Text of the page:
Clutter free with Kids

Drumroll please.    

Joshua Becker is launching his new book, Clutterfree with Kids today. I am thrilled to have been asked to review it.  I've read three of his other books about minimalism and enjoy reading his blog at www.becomingminimalist.com. I am happy to be able to recommend his latest book to you. 

"What if there was a better way to live life? . . . . . One that boldly declares there is more joy in owning less than can be found in pursuing more. That truth would change everything about us. . . . . And it may just line up with everything your heart deep down has been telling you all along." 
                                                                      -Joshua Becker, Clutterfree with Kids

There are not too many books out there that give advice on minimalism for parents. Most of the popular minimalists are sort of young and hip and able to live in tiny houses - or bigger houses with nothing in them. Clutterfree with Kids is practical minimalism for the rest of us. 

Mr. Becker does a great job in this book of encouraging people to pare down out of a desire for more of the things that truly matter in life.  This book is full of practical suggestions, covering kid centric issues such as toys, clothes, artwork, sentimental items, collections and more. 

"Less is different than more. Owning nothing is not the goal of Clutterfree. Intentionality is."
                                                                    -Joshua Becker, Clutterfree with Kids

He also tackles the tough issues of screen time and schedules, moving from the concrete world of decluttering "stuff" to prioritizing activities and optimizing schedules. 

Do you have teenagers? A reluctant spouse?  Preparing for a newborn? Maybe you are interested in minimalism because you long to leave the workforce and come home to be with your kids. Great news. There are chapters in Clutterfree with Kids that deal with each of these challenges. 

"Living life is more enjoyable than managing and organizing stuff." 
                                                                  -Joshua Becker, Clutterfree with Kids

Whether this is your first introduction to the concept of minimalism, or you've read extensively on the subject, I'm certain you will find helpful strategies for decluttering, prioritizing, and generally enjoying life more in Clutterfree with Kids

You can purchase a Kindle copy of the book today for only $2.99. Just click on the book cover pictured above and you'll be taken straight to Amazon. 


A good gift for an obedient son


     We have just recently moved. 

     Which makes us feel sorry for other people who are moving and want to help them. (Well, at least the adults in our household -more on this later). 

      So when we heard that some new acquaintances here were moving, my husband volunteered to go lug boxes. And I volunteered to let him. On my birthday. As long as he took our son with him. 

      Said son is 5 years old and would probably have been more enthusiastic about helping someone else move if he hadn't just lived through a move himself. He wanted to do anything BUT help move. Even though it meant leaving the house with Dad, which he usually loves. 

      Needless to say, lectures about helping others and "Don't you remember all the people who helped us and how much we appreciated them?"  "God loves when we serve others." 


     Finally we got down to "Get dressed and get in the truck."  


     And away they went. One cheerfully and the other begrudgingly, but at least they were going. 

     When they got there, a surprise was waiting for them. One brilliant Momma who was helping organize the move, had planned for all the little kids to be taken to a jump/fun/play room/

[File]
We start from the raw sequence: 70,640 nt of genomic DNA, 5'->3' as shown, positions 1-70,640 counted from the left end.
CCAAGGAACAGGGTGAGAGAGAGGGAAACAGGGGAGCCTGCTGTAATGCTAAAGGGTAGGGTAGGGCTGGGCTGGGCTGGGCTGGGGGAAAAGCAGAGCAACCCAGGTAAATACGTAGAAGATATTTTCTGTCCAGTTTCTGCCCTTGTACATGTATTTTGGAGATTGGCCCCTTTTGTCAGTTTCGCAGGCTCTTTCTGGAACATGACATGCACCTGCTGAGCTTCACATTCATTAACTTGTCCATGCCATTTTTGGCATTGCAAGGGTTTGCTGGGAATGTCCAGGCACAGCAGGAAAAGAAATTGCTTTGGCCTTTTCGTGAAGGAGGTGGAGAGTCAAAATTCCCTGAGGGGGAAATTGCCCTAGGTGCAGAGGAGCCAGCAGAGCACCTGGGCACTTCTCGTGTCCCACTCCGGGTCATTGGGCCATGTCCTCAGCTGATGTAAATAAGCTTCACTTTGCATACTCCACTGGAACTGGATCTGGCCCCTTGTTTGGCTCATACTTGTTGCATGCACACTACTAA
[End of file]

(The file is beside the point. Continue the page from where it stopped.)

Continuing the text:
restaurant kind of thing. (My apologies for the lousy description, but having never set foot in one, it's the best I've got. No plans to remedy that anytime soon, by the way.)

    And so, our reluctant mover's assistant was rewarded with a day of play surrounded by other littles and potentially new friends!

     Isn't that just like God? I love it when he does things like this in my life, but I love it even more when he does it in the lives of my kids. He rewards obedience. 

     And you can be sure I pointed that out to my boy when he got home that afternoon. 

"Whoever has my commands and obeys them, he is the one who loves me. He who loves me will be loved by my Father and I too will love him and show myself to him." John 14:21



I stopped blogging last May when my Grandpa died.

Suddenly nothing I could say seemed very important.

And how could I possibly start writing again without writing about this man who meant so much to me? Whose loss I am certain to feel every day for the rest of my life?

It hurt too much for too long and I knew that whatever I said would be inadequate.

But the time has come.

My dad wrote a great story about Grandpa that my son read at the memorial service. Be sure to have him tell you about it the next time you see him. It told a simple story about my grandpa that related a profound truth about him. He was always there when you needed him and went to extraordinary lengths to be sure he was.

While I'm not near the story teller Dad is, I want to share my own story about Grandpa.  The profound truth is that he had a way of making everyone he was with feel special. Important. Good at things. Loved.

When I was a teenager I was attacked by the ugly tree. Some kids go through an awkward phase, but mine was more like an awkward decade. I grew really tall really all at once, had pimples, didn't have a clue how to wear my hair or do makeup. I was a mess. And I knew it. Even those closest to me knew it. And I could see it in their eyes.

They had hope for the future, but were clearly aware that the once moderately cute little girl that I used to be had morphed into a painfully awkward and ugly teenaged mess.

Except Grandpa.

He came to visit us (as he did often) and we all went for a horseback ride (as we all did often). We rode past a patch of lavender colored flowers and I was wearing a lavender colored shirt that day. He asked me to get off my horse and go sit in the patch so he could take some pictures of me. He loved taking photos and had a really nice camera at the time.

You would have thought I was a supermodel the way he oohed and aaahd and had me sit this way and that.  He made me feel great; silly at first, but ultimately great. 


It wasn't an act. It wasn't something he schemed to do to encourage me or anything. It was just him. 

He was so kind that it filled his eyes and through that filter I actually looked beautiful.

To him, most people did.